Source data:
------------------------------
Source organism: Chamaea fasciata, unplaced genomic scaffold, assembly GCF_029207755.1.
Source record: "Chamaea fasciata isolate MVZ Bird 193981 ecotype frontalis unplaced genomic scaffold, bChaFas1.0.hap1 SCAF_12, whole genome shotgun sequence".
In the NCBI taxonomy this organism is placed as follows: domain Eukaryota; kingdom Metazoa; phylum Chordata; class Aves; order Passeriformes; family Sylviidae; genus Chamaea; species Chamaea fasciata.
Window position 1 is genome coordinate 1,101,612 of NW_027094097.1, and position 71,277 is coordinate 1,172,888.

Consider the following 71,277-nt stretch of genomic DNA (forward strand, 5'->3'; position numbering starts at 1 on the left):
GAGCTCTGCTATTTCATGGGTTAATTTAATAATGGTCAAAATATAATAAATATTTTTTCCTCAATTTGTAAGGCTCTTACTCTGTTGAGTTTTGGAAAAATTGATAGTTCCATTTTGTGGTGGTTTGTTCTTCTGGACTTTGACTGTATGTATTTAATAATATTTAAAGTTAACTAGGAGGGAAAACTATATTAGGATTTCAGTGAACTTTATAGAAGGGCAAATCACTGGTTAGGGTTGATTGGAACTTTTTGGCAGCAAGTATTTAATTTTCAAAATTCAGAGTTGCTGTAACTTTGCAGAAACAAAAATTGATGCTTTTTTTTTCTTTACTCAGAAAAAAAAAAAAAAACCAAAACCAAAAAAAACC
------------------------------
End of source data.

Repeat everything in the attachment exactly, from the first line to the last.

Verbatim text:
Source organism: Chamaea fasciata, unplaced genomic scaffold, assembly GCF_029207755.1.
Source record: "Chamaea fasciata isolate MVZ Bird 193981 ecotype frontalis unplaced genomic scaffold, bChaFas1.0.hap1 SCAF_12, whole genome shotgun sequence".
In the NCBI taxonomy this organism is placed as follows: domain Eukaryota; kingdom Metazoa; phylum Chordata; class Aves; order Passeriformes; family Sylviidae; genus Chamaea; species Chamaea fasciata.
Window position 1 is genome coordinate 1,101,612 of NW_027094097.1, and position 71,277 is coordinate 1,172,888.

Consider the following 71,277-nt stretch of genomic DNA (forward strand, 5'->3'; position numbering starts at 1 on the left):
GAGCTCTGCTATTTCATGGGTTAATTTAATAATGGTCAAAATATAATAAATATTTTTTCCTCAATTTGTAAGGCTCTTACTCTGTTGAGTTTTGGAAAAATTGATAGTTCCATTTTGTGGTGGTTTGTTCTTCTGGACTTTGACTGTATGTATTTAATAATATTTAAAGTTAACTAGGAGGGAAAACTATATTAGGATTTCAGTGAACTTTATAGAAGGGCAAATCACTGGTTAGGGTTGATTGGAACTTTTTGGCAGCAAGTATTTAATTTTCAAAATTCAGAGTTGCTGTAACTTTGCAGAAACAAAAATTGATGCTTTTTTTTTCTTTACTCAGAAAAAAAAAAAAAAACCAAAACCAAAAAAAACC